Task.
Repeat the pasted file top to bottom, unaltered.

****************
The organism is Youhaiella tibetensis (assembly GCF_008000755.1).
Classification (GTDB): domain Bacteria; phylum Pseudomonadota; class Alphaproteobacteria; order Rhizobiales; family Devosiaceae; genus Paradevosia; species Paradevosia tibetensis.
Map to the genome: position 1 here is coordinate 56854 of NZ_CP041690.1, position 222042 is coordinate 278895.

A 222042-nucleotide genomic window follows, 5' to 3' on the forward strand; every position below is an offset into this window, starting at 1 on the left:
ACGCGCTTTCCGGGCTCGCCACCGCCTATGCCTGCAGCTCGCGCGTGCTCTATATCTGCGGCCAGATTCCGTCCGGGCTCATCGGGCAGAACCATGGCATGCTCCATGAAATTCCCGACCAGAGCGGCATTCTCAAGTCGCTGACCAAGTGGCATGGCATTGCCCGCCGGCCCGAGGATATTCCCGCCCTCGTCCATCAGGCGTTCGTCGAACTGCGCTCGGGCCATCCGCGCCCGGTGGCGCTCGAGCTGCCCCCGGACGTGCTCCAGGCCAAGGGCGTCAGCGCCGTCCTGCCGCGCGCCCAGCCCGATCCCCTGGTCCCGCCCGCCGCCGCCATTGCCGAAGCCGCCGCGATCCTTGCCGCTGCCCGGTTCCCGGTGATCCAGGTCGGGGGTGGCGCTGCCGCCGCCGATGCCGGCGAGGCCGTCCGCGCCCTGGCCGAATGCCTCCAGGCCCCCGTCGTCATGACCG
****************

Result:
The organism is Youhaiella tibetensis (assembly GCF_008000755.1).
Classification (GTDB): domain Bacteria; phylum Pseudomonadota; class Alphaproteobacteria; order Rhizobiales; family Devosiaceae; genus Paradevosia; species Paradevosia tibetensis.
Map to the genome: position 1 here is coordinate 56854 of NZ_CP041690.1, position 222042 is coordinate 278895.

A 222042-nucleotide genomic window follows, 5' to 3' on the forward strand; every position below is an offset into this window, starting at 1 on the left:
ACGCGCTTTCCGGGCTCGCCACCGCCTATGCCTGCAGCTCGCGCGTGCTCTATATCTGCGGCCAGATTCCGTCCGGGCTCATCGGGCAGAACCATGGCATGCTCCATGAAATTCCCGACCAGAGCGGCATTCTCAAGTCGCTGACCAAGTGGCATGGCATTGCCCGCCGGCCCGAGGATATTCCCGCCCTCGTCCATCAGGCGTTCGTCGAACTGCGCTCGGGCCATCCGCGCCCGGTGGCGCTCGAGCTGCCCCCGGACGTGCTCCAGGCCAAGGGCGTCAGCGCCGTCCTGCCGCGCGCCCAGCCCGATCCCCTGGTCCCGCCCGCCGCCGCCATTGCCGAAGCCGCCGCGATCCTTGCCGCTGCCCGGTTCCCGGTGATCCAGGTCGGGGGTGGCGCTGCCGCCGCCGATGCCGGCGAGGCCGTCCGCGCCCTGGCCGAATGCCTCCAGGCCCCCGTCGTCATGACCG